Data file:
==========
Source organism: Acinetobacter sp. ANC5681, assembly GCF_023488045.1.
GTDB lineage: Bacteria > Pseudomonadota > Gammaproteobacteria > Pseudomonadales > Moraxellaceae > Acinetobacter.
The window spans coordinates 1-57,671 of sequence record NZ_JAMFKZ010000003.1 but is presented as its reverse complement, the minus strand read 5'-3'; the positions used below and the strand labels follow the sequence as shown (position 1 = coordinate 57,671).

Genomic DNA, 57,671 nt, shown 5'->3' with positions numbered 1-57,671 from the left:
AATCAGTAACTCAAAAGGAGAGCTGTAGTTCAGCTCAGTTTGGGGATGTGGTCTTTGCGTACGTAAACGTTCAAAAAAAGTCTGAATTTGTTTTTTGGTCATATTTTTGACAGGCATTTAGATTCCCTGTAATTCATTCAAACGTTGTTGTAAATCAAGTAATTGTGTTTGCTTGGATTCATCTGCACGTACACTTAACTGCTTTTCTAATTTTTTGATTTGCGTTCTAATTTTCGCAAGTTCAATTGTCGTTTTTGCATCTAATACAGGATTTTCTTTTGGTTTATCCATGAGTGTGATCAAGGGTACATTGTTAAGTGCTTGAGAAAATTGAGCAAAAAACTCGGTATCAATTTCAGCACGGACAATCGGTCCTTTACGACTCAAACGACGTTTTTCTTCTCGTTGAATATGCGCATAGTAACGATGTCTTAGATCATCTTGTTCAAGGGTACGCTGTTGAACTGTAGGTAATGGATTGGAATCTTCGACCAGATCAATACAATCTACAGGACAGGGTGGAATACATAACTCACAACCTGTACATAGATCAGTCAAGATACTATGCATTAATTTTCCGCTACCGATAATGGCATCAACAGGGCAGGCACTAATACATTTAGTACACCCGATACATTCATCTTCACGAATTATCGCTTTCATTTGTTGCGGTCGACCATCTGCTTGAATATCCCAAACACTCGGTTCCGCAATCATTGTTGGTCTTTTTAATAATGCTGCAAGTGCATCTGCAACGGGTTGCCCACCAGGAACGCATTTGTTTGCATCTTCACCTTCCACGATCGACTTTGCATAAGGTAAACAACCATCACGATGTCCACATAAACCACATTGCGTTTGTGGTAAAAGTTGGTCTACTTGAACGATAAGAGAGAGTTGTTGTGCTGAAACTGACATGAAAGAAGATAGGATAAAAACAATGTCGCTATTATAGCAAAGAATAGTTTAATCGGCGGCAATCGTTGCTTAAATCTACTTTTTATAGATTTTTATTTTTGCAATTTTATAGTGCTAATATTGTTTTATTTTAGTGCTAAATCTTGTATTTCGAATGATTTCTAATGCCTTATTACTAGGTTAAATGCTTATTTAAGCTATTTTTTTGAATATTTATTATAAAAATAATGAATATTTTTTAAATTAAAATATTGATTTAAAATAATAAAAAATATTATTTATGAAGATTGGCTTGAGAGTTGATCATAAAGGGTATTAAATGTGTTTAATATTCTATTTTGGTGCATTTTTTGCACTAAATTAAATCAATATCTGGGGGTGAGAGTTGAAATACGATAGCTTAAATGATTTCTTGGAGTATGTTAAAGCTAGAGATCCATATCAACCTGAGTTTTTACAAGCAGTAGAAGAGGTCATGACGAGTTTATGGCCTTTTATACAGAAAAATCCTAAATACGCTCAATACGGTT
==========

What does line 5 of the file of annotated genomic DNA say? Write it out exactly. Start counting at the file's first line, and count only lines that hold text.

AATCAGTAACTCAAAAGGAGAGCTGTAGTTCAGCTCAGTTTGGGGATGTGGTCTTTGCGTACGTAAACGTTCAAAAAAAGTCTGAATTTGTTTTTTGGTCATATTTTTGACAGGCATTTAGATTCCCTGTAATTCATTCAAACGTTGTTGTAAATCAAGTAATTGTGTTTGCTTGGATTCATCTGCACGTACACTTAACTGCTTTTCTAATTTTTTGATTTGCGTTCTAATTTTCGCAAGTTCAATTGTCGTTTTTGCATCTAATACAGGATTTTCTTTTGGTTTATCCATGAGTGTGATCAAGGGTACATTGTTAAGTGCTTGAGAAAATTGAGCAAAAAACTCGGTATCAATTTCAGCACGGACAATCGGTCCTTTACGACTCAAACGACGTTTTTCTTCTCGTTGAATATGCGCATAGTAACGATGTCTTAGATCATCTTGTTCAAGGGTACGCTGTTGAACTGTAGGTAATGGATTGGAATCTTCGACCAGATCAATACAATCTACAGGACAGGGTGGAATACATAACTCACAACCTGTACATAGATCAGTCAAGATACTATGCATTAATTTTCCGCTACCGATAATGGCATCAACAGGGCAGGCACTAATACATTTAGTACACCCGATACATTCATCTTCACGAATTATCGCTTTCATTTGTTGCGGTCGACCATCTGCTTGAATATCCCAAACACTCGGTTCCGCAATCATTGTTGGTCTTTTTAATAATGCTGCAAGTGCATCTGCAACGGGTTGCCCACCAGGAACGCATTTGTTTGCATCTTCACCTTCCACGATCGACTTTGCATAAGGTAAACAACCATCACGATGTCCACATAAACCACATTGCGTTTGTGGTAAAAGTTGGTCTACTTGAACGATAAGAGAGAGTTGTTGTGCTGAAACTGACATGAAAGAAGATAGGATAAAAACAATGTCGCTATTATAGCAAAGAATAGTTTAATCGGCGGCAATCGTTGCTTAAATCTACTTTTTATAGATTTTTATTTTTGCAATTTTATAGTGCTAATATTGTTTTATTTTAGTGCTAAATCTTGTATTTCGAATGATTTCTAATGCCTTATTACTAGGTTAAATGCTTATTTAAGCTATTTTTTTGAATATTTATTATAAAAATAATGAATATTTTTTAAATTAAAATATTGATTTAAAATAATAAAAAATATTATTTATGAAGATTGGCTTGAGAGTTGATCATAAAGGGTATTAAATGTGTTTAATATTCTATTTTGGTGCATTTTTTGCACTAAATTAAATCAATATCTGGGGGTGAGAGTTGAAATACGATAGCTTAAATGATTTCTTGGAGTATGTTAAAGCTAGAGATCCATATCAACCTGAGTTTTTACAAGCAGTAGAAGAGGTCATGACGAGTTTATGGCCTTTTATACAGAAAAATCCTAAATACGCTCAATACGGTT